What else did Beth Israel lose? Everything inside including the chairs, tables, pews, bimahs, kitchen equipment, library, office files, all records, memorabilia, etc. was lost. Shul President Jackie Gothard stated that, “Our biggest challenge is the in-gathering of our members, many of whom evacuated to other communities and are not returning to New Orleans, and others who are challenged with the rebuilding of their homes and lives; especially our members who lived in the same neighborhood as the shul, and had the same 8-10 feet of water in their homes. Many of the congregants of Beth Israel are generational members, whose parents and grandparents built this congregation for them.” It is heartwarming to hear about the Jewish community pulling itself together on not only a local level, but a global one as well.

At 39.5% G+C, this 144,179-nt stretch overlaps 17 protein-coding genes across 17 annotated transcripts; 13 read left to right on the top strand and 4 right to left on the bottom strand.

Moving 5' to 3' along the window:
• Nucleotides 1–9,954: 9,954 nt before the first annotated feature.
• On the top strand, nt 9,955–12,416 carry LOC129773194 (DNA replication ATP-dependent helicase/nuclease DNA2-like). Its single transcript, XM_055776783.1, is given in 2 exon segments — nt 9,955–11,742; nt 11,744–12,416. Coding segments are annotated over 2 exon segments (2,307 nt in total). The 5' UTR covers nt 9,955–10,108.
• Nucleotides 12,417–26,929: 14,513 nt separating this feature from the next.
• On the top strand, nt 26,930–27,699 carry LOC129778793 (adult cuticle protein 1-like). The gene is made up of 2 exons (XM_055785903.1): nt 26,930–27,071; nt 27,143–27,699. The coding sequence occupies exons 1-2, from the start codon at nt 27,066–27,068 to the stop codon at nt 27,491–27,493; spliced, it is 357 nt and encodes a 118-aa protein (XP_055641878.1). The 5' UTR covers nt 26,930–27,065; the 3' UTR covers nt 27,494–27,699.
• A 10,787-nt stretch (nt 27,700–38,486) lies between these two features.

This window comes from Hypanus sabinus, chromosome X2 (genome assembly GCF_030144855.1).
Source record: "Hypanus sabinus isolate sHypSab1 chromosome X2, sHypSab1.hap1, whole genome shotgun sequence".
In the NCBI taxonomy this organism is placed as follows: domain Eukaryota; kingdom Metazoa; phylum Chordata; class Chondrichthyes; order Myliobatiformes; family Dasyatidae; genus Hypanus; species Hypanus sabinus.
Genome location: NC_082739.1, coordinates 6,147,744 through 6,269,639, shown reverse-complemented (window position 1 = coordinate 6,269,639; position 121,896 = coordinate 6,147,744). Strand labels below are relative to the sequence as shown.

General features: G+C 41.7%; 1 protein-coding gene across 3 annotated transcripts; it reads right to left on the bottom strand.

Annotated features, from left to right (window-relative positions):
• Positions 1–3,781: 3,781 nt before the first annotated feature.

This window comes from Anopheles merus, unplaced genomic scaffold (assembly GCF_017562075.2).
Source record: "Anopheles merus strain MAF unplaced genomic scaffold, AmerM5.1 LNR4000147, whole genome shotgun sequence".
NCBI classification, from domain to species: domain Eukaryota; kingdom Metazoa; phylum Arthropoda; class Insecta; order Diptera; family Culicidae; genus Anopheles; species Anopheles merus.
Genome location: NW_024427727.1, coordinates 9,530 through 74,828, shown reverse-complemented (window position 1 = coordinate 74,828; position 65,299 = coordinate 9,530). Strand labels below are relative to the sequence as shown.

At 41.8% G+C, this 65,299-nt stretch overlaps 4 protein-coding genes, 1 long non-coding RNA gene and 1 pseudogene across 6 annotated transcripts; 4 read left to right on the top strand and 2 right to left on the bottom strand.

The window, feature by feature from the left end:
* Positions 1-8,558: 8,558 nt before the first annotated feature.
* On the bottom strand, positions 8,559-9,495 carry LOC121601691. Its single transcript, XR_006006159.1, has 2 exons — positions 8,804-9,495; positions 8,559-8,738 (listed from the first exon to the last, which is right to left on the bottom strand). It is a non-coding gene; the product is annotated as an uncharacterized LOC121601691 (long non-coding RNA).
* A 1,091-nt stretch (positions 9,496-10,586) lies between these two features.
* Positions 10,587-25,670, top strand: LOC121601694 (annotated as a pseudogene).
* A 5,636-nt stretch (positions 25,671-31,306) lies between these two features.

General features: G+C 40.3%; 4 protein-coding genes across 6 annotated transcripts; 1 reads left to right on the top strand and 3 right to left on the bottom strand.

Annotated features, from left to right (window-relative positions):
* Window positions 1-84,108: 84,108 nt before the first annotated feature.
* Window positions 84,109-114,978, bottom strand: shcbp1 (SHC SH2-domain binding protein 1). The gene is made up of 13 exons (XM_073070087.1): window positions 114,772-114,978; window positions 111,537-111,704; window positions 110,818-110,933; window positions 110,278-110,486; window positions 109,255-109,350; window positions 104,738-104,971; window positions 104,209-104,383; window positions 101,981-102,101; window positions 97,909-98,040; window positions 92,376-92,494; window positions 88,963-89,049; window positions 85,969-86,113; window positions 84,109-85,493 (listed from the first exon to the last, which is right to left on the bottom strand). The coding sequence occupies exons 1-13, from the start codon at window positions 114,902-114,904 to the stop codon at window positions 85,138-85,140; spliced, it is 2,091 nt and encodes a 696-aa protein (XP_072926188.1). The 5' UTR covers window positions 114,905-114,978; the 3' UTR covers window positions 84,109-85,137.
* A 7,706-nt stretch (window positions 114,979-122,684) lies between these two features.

So what ended up happening to the Torah scrolls? On a sad note, all seven of their Sefrei Torah scrolls were so badly destroyed that they had to be buried. Over 3,000 prayer books met the same fate. Who was left to bury the Torah scrolls? Bruce Nolan, Staff Reporter for the Times-Picayne explains that an unaffiliated Christian named Rebecca Heggelund carefully buried the ruined Torah scrolls in her back yard. “Her respect for our faith and our tradition was just a beautiful tribute,” said congregation President Jackie Gothard. Rebecca Heggelund worked as a secretary at Beth Israel for eight years during the 1990s. Heggelund said that she came to understand Jewish rituals and values, including Jewish reverence for the Torah. The Torah is the center of Jewish life and law. In the Orthodox tradition it is the exact record of God’s own words. As a result, the handwritten scrolls containing the first five books of the Bible are any community’s most precious possessions. And tradition prescribes that at the end of their usefulness, they must be ritually buried in a cemetery among deceased Jews. That was not possible shortly after Katrina struck the city. Gothard said. “We evacuated with no idea what the extent of this would be,” she said. “We were like everybody else. We figured we’d be gone two or three days, we’d come back, clean up, that would be it.” Since the devastation to the area was so severe, the Torah scrolls were buried in Heggelund’s backyard until they were able to be moved for proper internment. This burial ceremony took place this past March 19, 2006. The seven Torah scrolls were buried next to the long-serving gabbai of Beth Israel, Meyer Lachoff, who died prior to the hurricane and wasn’t able to be buried until a few weeks later, due to the devastation. The Burial ceremony was attended by over 200 members/friends of Beth Israel and the Jewish Community.